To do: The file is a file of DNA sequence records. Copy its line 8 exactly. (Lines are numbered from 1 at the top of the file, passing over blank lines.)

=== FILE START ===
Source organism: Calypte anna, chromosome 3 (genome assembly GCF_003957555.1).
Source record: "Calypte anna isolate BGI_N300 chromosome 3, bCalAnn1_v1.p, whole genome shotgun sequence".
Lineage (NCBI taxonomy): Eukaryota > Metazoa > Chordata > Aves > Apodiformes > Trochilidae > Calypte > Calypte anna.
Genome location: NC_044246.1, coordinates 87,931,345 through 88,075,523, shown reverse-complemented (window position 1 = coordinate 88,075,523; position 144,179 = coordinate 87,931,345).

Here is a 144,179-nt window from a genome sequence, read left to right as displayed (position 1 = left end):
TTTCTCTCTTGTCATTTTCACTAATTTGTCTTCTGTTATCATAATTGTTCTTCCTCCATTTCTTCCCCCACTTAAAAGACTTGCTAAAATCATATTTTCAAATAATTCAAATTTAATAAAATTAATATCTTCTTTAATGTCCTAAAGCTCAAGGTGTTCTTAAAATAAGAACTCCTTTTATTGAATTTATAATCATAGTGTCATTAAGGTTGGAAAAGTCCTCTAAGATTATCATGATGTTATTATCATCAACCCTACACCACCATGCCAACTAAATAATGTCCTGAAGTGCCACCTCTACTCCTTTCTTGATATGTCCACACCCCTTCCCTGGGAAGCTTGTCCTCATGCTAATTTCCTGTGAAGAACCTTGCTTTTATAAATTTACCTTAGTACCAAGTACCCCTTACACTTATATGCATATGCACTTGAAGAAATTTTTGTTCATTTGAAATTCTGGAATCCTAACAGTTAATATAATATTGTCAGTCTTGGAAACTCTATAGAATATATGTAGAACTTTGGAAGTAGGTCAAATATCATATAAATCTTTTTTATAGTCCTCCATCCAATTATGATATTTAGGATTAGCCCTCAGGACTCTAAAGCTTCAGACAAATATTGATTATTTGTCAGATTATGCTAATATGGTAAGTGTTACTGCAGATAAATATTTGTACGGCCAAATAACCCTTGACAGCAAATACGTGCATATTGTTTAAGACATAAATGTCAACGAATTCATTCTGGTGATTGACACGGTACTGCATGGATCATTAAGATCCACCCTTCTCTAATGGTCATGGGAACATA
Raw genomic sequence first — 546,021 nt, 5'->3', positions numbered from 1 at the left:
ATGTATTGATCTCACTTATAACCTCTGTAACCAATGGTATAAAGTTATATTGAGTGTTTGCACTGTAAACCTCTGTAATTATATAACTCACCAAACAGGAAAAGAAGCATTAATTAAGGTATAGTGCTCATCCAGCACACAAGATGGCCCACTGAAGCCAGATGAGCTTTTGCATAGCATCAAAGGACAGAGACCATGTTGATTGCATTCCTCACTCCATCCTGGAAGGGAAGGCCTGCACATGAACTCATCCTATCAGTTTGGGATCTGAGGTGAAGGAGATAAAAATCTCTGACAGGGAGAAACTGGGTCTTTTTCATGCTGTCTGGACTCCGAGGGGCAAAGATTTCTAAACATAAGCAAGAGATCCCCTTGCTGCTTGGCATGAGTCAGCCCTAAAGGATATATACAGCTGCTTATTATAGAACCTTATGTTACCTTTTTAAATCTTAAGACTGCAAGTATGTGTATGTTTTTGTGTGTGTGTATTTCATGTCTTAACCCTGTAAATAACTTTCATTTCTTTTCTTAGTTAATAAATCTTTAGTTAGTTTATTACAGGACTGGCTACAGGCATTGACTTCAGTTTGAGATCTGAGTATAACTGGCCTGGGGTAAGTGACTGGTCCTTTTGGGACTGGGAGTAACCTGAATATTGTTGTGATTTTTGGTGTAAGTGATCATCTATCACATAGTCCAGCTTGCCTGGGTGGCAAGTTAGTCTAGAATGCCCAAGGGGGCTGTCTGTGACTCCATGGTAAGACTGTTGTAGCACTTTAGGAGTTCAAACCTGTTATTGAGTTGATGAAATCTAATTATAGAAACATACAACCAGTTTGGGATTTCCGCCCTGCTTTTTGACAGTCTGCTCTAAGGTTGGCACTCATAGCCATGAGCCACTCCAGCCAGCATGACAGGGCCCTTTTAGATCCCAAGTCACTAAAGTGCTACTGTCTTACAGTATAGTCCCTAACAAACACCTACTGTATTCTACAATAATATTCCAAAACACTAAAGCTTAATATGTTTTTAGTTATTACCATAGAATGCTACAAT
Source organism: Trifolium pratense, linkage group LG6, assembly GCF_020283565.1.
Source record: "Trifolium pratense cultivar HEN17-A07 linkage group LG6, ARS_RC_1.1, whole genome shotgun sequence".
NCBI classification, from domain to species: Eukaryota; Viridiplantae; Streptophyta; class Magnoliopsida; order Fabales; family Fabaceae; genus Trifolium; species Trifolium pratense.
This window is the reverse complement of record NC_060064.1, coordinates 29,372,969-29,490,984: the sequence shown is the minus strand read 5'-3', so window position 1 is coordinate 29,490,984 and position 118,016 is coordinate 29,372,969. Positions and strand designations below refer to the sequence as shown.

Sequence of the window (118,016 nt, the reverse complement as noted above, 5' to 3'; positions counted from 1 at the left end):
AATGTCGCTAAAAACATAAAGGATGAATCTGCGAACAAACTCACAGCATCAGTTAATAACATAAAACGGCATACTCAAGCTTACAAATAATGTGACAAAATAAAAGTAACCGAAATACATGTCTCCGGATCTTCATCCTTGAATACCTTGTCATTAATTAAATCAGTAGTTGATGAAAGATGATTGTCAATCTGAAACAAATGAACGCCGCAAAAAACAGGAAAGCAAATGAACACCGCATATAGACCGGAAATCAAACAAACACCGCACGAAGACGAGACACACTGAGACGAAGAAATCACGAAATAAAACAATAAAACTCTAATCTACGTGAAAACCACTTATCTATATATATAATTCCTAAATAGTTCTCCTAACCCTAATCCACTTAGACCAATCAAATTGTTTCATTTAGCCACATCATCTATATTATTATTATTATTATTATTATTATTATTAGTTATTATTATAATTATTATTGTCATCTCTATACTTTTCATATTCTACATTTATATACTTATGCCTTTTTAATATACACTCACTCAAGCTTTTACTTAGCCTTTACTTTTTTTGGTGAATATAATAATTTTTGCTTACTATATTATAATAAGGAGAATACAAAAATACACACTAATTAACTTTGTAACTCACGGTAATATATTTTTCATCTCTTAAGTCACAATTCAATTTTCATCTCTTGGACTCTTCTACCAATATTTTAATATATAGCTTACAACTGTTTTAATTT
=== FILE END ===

ATGTATTGATCTCACTTATAACCTCTGTAACCAATGGTATAAAGTTATATTGAGTGTTTGCACTGTAAACCTCTGTAATTATATAACTCACCAAACAGGAAAAGAAGCATTAATTAAGGTATAGTGCTCATCCAGCACACAAGATGGCCCACTGAAGCCAGATGAGCTTTTGCATAGCATCAAAGGACAGAGACCATGTTGATTGCATTCCTCACTCCATCCTGGAAGGGAAGGCCTGCACATGAACTCATCCTATCAGTTTGGGATCTGAGGTGAAGGAGATAAAAATCTCTGACAGGGAGAAACTGGGTCTTTTTCATGCTGTCTGGACTCCGAGGGGCAAAGATTTCTAAACATAAGCAAGAGATCCCCTTGCTGCTTGGCATGAGTCAGCCCTAAAGGATATATACAGCTGCTTATTATAGAACCTTATGTTACCTTTTTAAATCTTAAGACTGCAAGTATGTGTATGTTTTTGTGTGTGTGTATTTCATGTCTTAACCCTGTAAATAACTTTCATTTCTTTTCTTAGTTAATAAATCTTTAGTTAGTTTATTACAGGACTGGCTACAGGCATTGACTTCAGTTTGAGATCTGAGTATAACTGGCCTGGGGTAAGTGACTGGTCCTTTTGGGACTGGGAGTAACCTGAATATTGTTGTGATTTTTGGTGTAAGTGATCATCTATCACATAGTCCAGCTTGCCTGGGTGGCAAGTTAGTCTAGAATGCCCAAGGGGGCTGTCTGTGACTCCATGGTAAGACTGTTGTAGCACTTTAGGAGTTCAAACCTGTTATTGAGTTGATGAAATCTAATTATAGAAACATACAACCAGTTTGGGATTTCCGCCCTGCTTTTTGACAGTCTGCTCTAAGGTTGGCACTCATAGCCATGAGCCACTCCAGCCAGCATGACAGGGCCCTTTTAGATCCCAAGTCACTAAAGTGCTACTGTCTTACAGTATAGTCCCTAACAAACACCTACTGTATTCTACAATAATATTCCAAAACACTAAAGCTTAATATGTTTTTAGTTATTACCATAGAATGCTACAAT